We can choose our stories of interpretation, and how to respond. And while stories of self-sufficiency can (to a degree) give us more influence over our own lives, they don't erase oppression, war, nor climate change. When stories omit a lens that includes impacts of interdependence, oppression, and structural inequities, stories can also keep us disconnected and blocked from compassion for...

Blame is a misguided habit that's used to avoid pain and suffering, offering only a momentary distraction and oversimplifies complex histories. It also disconnects us from choice and agency, blocks us from discovering more about ourselves and others, and can keep us from having compassionate, self responsible conversations. Instead, we can practice speaking in terms of impact and notice our...

As a beginner in NVC, you might find your attempts to practice your NVC only increases conflict, disconnection and upset in your interactions with people. Or perhaps people start seeing you as inauthentic. From there, you may find yourself sinking deeper into self-judgement. In this article, Jim Manske shows us how to shift these potential unintended outcomes, into deeper NVC consciousness that...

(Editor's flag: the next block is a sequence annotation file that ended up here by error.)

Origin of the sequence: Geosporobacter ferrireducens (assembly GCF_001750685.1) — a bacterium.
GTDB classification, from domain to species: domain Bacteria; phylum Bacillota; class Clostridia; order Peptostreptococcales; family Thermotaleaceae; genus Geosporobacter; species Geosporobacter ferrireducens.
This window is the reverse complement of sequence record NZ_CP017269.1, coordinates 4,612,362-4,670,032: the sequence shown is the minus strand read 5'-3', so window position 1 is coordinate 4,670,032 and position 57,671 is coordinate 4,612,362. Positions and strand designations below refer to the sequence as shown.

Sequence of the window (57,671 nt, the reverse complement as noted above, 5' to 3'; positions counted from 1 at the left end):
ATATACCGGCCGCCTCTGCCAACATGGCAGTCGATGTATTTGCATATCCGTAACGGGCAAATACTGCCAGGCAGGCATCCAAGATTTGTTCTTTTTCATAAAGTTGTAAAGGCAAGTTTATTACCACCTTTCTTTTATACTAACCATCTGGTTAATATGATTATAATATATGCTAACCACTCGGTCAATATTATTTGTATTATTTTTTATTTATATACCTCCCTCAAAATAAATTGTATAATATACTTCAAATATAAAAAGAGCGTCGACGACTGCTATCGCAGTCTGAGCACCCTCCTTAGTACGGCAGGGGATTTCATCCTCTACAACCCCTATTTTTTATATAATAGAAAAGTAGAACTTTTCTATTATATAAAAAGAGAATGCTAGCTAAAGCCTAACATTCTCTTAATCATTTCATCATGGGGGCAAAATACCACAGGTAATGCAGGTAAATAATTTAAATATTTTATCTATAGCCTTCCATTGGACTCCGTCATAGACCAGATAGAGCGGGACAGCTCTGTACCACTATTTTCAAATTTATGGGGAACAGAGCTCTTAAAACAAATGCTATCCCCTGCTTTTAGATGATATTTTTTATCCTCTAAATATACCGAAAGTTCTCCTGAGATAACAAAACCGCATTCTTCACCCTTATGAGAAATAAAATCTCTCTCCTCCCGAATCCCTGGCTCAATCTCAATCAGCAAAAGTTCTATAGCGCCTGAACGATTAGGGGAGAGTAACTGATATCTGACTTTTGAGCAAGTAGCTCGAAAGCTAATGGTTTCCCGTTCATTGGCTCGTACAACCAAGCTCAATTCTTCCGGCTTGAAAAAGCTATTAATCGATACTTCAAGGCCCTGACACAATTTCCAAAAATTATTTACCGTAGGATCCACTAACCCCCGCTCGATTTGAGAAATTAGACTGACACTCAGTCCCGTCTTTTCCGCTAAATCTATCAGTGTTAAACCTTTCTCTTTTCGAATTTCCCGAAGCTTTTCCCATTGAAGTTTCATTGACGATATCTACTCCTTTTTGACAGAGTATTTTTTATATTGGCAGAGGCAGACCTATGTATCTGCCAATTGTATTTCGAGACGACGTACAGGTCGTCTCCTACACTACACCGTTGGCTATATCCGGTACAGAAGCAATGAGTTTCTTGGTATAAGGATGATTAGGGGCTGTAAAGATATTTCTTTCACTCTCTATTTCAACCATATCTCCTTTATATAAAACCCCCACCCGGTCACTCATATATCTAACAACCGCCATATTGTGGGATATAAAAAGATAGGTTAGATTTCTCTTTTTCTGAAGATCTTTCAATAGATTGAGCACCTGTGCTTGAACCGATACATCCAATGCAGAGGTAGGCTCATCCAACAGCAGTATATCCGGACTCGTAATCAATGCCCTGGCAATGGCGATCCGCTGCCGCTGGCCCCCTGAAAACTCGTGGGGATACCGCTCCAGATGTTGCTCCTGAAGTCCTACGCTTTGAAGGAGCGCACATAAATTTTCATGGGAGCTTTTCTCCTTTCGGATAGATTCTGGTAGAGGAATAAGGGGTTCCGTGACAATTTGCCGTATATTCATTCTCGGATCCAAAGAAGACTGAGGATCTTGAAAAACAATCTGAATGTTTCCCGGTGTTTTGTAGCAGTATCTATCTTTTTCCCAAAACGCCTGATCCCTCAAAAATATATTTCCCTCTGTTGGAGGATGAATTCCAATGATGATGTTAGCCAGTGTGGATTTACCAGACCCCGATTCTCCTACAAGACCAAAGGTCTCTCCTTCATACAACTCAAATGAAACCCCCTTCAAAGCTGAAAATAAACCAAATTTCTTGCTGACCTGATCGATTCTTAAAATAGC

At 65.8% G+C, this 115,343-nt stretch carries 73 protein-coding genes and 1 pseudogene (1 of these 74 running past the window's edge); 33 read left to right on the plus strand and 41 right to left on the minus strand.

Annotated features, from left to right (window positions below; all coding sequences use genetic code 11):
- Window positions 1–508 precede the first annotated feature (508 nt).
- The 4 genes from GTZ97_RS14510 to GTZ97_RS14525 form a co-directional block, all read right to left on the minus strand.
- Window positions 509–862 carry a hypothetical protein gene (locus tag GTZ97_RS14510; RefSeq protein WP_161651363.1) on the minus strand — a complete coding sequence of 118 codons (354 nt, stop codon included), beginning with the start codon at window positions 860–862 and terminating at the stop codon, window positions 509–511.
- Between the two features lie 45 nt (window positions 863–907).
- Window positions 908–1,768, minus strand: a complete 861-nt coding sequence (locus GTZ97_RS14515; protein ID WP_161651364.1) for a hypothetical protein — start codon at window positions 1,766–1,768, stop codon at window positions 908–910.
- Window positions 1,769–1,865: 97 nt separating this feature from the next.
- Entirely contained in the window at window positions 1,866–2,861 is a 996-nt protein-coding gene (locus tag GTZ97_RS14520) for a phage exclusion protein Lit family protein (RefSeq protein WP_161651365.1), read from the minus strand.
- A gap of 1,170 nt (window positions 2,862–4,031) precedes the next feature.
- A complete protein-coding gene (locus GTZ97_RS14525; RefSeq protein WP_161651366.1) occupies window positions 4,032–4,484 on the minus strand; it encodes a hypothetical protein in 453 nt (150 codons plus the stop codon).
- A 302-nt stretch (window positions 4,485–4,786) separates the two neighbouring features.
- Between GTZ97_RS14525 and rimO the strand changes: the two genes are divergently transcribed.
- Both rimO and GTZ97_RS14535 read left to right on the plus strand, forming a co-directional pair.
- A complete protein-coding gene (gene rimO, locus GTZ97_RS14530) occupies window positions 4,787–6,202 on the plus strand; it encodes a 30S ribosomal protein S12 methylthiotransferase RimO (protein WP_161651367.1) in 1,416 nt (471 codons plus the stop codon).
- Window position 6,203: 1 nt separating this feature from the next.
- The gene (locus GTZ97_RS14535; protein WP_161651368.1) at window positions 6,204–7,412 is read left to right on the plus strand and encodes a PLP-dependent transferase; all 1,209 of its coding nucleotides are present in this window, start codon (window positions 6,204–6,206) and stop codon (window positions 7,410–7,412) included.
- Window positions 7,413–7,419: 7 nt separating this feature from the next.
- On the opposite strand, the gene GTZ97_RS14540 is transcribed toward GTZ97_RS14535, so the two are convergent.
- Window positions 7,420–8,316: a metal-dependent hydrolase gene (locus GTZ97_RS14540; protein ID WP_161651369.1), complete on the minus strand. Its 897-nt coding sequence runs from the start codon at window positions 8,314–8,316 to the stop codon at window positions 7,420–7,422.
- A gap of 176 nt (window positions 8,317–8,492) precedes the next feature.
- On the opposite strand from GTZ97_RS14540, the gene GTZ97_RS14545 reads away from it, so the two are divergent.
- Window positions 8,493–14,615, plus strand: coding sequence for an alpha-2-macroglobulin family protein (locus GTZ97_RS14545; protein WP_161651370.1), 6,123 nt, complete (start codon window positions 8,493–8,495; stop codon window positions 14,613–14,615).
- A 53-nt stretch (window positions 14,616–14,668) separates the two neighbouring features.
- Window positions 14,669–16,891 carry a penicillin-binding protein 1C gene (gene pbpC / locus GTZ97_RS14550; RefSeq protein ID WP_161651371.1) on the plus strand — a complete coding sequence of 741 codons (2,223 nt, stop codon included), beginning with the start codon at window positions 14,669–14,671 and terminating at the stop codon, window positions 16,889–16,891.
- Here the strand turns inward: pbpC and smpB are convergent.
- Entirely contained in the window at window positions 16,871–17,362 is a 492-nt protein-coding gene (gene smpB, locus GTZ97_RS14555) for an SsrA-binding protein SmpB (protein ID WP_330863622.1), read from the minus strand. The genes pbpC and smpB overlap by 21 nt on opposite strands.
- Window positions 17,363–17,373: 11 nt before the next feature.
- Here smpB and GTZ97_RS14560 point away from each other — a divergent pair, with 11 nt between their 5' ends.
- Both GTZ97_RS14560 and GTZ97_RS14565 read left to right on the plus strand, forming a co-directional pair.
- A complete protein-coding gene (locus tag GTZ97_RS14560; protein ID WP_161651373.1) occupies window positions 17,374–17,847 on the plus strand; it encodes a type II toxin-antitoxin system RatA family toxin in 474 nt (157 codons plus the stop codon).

Listen to Jim and Jori Manske share how we are conditioned to disconnect from our own feelings and how we can unlearn this habit to experience more full and rich inner lives.

Praise may disconnect us from our own confidence, intrinsic motivation, or discernment. It may lead to perfectionism, people pleasing, codependency, a tendency to criticize others or fix others, and more. Instead, without evaluative words we can sincerely share what we specifically liked about what they did, and what needs were met for us.